Then, I never trusted anyone. And I stopped talking. I had even stopped going to school. Every morning, I would dress up nicely, pretending to go to school. Then I would wait on the upper floor for my dad to leave for work. I would go back to my house and hid under the bed or in the cupboard for the next couple of hours. I hated school. In fact, I hated people.

There was this social studies teacher who was always concerned about my attendance. If I didn’t turn up in class, she would talk to me the next day when she saw me. I was so petrified whenever she called me out in class, and then questioned me about my medical certificate. Many years later, I read in a news that she had won some awards for the most caring teachers in Singapore. Now that I think of it, she really deserves that award. Her name was (something like) Ms Synnathambhi. I can’t spell her name now. 😛

I failed primary 5, really badly. During that time, for students who failed primary 5 or 6, they would either go to extended classes or mono classes. Primary school would usually end at primary 6. So the extended classes would continue to primary 7 and 8. While the mono classes would continue to primary 7 and 8, but they could never go to the main stream in secondary school.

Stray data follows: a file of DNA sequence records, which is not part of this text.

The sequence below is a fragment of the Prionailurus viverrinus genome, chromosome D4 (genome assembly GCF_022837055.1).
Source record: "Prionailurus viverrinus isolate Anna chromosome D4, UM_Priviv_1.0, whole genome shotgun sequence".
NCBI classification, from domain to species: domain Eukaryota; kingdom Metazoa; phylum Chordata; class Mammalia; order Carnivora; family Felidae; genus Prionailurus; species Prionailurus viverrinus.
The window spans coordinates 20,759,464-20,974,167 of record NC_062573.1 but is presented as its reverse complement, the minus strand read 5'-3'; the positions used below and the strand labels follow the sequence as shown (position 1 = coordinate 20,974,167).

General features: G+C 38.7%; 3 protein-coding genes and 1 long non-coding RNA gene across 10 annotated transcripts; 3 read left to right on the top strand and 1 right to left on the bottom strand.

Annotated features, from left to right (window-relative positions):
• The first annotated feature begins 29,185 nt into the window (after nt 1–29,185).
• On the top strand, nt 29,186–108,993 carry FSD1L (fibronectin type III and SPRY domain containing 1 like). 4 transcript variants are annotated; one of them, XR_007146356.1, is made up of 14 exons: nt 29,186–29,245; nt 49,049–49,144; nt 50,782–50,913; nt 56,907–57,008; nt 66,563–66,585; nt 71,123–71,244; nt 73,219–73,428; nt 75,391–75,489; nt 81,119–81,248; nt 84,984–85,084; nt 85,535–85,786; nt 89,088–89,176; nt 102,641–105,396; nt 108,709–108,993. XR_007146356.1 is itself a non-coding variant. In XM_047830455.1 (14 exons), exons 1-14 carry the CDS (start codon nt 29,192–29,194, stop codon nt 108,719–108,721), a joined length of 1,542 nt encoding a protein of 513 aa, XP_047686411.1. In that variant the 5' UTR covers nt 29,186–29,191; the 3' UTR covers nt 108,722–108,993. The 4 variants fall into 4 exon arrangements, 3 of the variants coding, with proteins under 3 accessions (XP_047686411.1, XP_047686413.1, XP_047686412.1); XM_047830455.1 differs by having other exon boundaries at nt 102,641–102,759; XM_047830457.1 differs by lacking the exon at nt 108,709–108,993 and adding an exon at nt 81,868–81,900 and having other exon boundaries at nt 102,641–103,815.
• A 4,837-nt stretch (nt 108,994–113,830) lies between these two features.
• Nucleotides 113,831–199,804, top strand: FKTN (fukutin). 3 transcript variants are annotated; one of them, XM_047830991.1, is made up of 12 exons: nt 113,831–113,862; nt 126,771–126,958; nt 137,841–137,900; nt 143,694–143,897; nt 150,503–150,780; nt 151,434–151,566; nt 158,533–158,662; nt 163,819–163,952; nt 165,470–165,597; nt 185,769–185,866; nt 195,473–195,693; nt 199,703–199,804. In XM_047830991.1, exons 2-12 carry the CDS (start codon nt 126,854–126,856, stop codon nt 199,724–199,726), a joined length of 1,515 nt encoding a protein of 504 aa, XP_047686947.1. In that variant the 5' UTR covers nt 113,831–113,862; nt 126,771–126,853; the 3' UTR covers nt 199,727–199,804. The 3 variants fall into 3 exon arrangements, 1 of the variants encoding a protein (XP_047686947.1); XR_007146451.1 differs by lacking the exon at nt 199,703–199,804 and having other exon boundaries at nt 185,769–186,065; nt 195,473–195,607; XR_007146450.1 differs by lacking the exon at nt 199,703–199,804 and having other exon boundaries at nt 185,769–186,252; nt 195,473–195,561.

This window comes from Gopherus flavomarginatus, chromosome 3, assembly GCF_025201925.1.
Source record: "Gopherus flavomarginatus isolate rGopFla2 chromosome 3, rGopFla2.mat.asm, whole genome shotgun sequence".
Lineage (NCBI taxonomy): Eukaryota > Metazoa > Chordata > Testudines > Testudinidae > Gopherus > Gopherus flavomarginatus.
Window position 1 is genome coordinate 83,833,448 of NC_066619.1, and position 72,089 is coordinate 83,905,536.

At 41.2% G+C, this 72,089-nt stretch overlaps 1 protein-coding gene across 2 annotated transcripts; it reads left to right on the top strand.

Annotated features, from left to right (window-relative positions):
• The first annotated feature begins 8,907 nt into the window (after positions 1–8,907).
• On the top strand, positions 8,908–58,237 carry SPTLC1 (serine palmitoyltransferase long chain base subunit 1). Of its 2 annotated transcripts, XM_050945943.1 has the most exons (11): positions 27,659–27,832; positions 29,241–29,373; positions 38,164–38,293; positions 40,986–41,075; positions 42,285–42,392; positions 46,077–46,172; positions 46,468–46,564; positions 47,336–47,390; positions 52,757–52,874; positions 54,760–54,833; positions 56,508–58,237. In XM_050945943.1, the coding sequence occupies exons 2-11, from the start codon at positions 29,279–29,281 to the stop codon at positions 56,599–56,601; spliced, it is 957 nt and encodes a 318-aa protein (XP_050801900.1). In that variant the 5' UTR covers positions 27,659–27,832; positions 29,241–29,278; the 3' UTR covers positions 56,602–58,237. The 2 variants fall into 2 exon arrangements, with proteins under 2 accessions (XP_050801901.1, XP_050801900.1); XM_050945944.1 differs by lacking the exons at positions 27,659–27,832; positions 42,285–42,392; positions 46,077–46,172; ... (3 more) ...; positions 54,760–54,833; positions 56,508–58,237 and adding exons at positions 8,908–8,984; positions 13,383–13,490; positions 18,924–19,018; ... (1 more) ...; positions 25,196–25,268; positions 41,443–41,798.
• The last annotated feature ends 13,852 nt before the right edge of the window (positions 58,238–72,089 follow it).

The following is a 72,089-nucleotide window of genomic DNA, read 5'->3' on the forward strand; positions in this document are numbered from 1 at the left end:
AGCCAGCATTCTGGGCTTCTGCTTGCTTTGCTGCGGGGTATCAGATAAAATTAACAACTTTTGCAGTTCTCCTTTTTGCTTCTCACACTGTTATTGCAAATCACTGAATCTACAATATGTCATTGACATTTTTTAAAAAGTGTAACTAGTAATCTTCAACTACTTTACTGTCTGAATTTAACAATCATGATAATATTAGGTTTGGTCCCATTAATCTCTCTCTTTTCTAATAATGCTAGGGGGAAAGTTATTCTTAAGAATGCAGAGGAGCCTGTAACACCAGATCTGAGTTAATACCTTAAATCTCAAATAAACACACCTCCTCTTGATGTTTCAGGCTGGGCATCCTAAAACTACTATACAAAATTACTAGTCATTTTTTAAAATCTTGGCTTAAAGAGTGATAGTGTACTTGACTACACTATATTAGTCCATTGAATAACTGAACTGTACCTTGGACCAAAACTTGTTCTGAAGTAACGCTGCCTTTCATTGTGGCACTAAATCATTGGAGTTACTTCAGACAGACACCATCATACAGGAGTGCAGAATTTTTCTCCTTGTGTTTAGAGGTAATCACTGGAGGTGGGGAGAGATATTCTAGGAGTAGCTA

I ended up in an extended class, jumping from primary 5 to primary 7 extended.

As usual, in the first few weeks, I always turned up late. Then one day, my maths teacher, Ms Gwee, saw me coming into the class, late, and said in front of the class: “Oh wow, you’re early!”

I was terribly embarrassed like never before. But she didn’t continue to humiliate me in front of the class. She waited for me to settle down and then continue with her lesson. This was the most important lesson in my life! The first sarcastic remark I had gotten. Yet, it helped me to realize how selfish I was to let the others wait for me to begin class. She didn’t look at me like other teachers. What I saw from her was the same look she gave to every other student in the class. That was the first time I felt at ease in class. I didn’t have to behave like others, because I was “others”. From that day onwards, Mathematics became my favourite subject. I had even scored an A star in PSLE, our national Primary School Leaving Examination, almost on par with the normal stream primary 6 students. I’m sure Ms Gwee was very proud of me.